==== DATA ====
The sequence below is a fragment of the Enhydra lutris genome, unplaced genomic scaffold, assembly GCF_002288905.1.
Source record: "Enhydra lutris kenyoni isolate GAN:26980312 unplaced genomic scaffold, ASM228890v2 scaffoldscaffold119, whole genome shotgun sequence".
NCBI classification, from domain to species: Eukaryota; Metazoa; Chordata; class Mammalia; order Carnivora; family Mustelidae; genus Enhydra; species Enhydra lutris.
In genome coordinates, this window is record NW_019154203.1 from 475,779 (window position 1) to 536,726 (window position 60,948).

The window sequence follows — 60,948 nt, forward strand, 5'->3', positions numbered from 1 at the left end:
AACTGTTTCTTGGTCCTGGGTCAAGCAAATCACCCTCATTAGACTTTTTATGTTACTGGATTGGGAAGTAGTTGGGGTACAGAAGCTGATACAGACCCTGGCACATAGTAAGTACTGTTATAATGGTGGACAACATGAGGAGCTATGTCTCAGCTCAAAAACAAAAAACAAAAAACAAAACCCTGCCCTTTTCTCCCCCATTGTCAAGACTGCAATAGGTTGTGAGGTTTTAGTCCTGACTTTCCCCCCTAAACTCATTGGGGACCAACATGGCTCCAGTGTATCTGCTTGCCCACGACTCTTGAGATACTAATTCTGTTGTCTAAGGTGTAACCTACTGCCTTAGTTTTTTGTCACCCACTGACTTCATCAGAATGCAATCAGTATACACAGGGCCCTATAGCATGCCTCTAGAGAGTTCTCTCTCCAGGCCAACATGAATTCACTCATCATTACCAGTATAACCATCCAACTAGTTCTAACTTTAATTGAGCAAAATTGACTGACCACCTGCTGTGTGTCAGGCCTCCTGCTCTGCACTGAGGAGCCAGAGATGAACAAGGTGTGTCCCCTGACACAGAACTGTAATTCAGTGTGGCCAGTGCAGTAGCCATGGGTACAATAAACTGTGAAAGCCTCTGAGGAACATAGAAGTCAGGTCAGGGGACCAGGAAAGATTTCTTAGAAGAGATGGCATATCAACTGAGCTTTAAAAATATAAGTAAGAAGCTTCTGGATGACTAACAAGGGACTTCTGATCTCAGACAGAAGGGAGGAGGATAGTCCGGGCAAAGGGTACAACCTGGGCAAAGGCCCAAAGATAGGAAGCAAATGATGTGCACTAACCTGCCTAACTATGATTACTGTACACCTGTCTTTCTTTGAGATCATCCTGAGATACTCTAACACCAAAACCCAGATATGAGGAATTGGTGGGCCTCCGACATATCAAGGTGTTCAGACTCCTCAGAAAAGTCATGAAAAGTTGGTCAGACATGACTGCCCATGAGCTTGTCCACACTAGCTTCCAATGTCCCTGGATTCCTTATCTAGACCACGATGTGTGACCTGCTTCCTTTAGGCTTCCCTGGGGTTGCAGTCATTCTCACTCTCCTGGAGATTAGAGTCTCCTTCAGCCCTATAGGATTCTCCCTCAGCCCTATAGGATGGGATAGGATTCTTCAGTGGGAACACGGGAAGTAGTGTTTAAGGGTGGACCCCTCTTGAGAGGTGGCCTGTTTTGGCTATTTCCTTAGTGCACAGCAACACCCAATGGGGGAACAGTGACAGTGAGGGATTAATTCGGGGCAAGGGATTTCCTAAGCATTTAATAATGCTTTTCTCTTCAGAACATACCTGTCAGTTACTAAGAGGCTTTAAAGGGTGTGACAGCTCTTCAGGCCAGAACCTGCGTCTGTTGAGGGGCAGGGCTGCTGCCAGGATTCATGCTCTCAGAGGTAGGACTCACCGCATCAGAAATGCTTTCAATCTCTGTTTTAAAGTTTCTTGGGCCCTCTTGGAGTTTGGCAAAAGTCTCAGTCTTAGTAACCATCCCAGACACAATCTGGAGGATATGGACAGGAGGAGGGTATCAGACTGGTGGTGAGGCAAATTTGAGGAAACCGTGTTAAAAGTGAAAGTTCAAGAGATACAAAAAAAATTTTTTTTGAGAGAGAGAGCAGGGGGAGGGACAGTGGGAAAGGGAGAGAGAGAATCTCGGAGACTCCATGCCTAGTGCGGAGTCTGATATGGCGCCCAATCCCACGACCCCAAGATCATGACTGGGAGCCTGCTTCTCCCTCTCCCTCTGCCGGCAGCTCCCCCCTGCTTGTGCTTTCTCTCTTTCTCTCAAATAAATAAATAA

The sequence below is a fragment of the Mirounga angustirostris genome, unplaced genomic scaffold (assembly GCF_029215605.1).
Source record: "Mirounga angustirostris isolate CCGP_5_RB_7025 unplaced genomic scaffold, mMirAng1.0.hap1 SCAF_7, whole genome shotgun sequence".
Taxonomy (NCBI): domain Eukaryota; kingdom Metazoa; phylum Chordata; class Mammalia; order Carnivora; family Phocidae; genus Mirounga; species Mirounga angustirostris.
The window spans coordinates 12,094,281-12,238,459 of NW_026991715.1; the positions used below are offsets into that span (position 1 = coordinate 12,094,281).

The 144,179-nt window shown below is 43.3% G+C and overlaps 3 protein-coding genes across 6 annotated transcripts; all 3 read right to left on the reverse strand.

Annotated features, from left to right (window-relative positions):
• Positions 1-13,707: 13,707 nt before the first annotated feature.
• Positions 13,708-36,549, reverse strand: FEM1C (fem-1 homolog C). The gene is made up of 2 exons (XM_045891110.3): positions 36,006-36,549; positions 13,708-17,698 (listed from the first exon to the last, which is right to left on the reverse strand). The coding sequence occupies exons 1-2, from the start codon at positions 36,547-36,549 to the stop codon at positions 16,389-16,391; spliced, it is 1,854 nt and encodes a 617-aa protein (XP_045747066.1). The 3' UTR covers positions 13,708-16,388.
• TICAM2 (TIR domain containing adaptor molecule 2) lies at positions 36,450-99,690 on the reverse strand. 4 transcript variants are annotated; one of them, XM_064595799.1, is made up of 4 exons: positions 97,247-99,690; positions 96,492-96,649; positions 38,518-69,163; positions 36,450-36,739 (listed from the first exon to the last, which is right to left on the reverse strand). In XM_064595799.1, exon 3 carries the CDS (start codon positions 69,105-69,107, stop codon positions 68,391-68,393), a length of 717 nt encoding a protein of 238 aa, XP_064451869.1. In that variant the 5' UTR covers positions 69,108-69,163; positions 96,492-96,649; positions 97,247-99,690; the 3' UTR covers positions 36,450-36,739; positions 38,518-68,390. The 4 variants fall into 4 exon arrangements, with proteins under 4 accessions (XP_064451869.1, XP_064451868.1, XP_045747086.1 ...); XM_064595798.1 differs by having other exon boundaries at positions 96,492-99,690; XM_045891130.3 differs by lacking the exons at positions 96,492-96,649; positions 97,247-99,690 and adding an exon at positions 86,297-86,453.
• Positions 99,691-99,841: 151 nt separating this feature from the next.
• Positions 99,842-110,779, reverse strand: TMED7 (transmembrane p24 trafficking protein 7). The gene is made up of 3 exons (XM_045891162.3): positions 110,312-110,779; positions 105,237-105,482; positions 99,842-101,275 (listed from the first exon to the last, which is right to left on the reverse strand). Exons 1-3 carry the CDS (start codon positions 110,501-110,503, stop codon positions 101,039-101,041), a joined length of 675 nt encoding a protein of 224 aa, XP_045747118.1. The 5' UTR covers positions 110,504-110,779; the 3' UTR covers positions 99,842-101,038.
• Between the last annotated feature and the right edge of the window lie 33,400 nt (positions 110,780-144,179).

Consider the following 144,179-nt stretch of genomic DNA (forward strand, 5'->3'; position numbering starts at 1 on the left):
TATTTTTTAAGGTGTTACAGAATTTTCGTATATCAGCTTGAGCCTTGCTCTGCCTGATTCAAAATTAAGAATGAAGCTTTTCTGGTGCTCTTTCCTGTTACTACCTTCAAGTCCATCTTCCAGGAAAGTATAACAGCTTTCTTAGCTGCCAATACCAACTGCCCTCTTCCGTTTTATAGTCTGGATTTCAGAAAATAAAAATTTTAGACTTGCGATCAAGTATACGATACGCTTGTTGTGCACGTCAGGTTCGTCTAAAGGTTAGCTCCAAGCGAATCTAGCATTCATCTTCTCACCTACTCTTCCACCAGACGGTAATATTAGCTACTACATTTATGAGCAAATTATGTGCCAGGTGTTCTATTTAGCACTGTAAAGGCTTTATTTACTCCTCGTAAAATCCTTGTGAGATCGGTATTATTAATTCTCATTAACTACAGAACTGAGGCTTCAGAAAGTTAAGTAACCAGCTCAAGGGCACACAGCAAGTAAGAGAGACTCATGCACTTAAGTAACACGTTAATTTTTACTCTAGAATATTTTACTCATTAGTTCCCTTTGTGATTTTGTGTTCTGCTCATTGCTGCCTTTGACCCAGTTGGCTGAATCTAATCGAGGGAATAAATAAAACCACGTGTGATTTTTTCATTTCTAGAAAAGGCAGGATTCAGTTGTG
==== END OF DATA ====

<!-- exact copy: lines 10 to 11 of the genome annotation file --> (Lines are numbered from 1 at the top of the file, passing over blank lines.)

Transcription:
The window spans coordinates 12,094,281-12,238,459 of NW_026991715.1; the positions used below are offsets into that span (position 1 = coordinate 12,094,281).

The 144,179-nt window shown below is 43.3% G+C and overlaps 3 protein-coding genes across 6 annotated transcripts; all 3 read right to left on the reverse strand.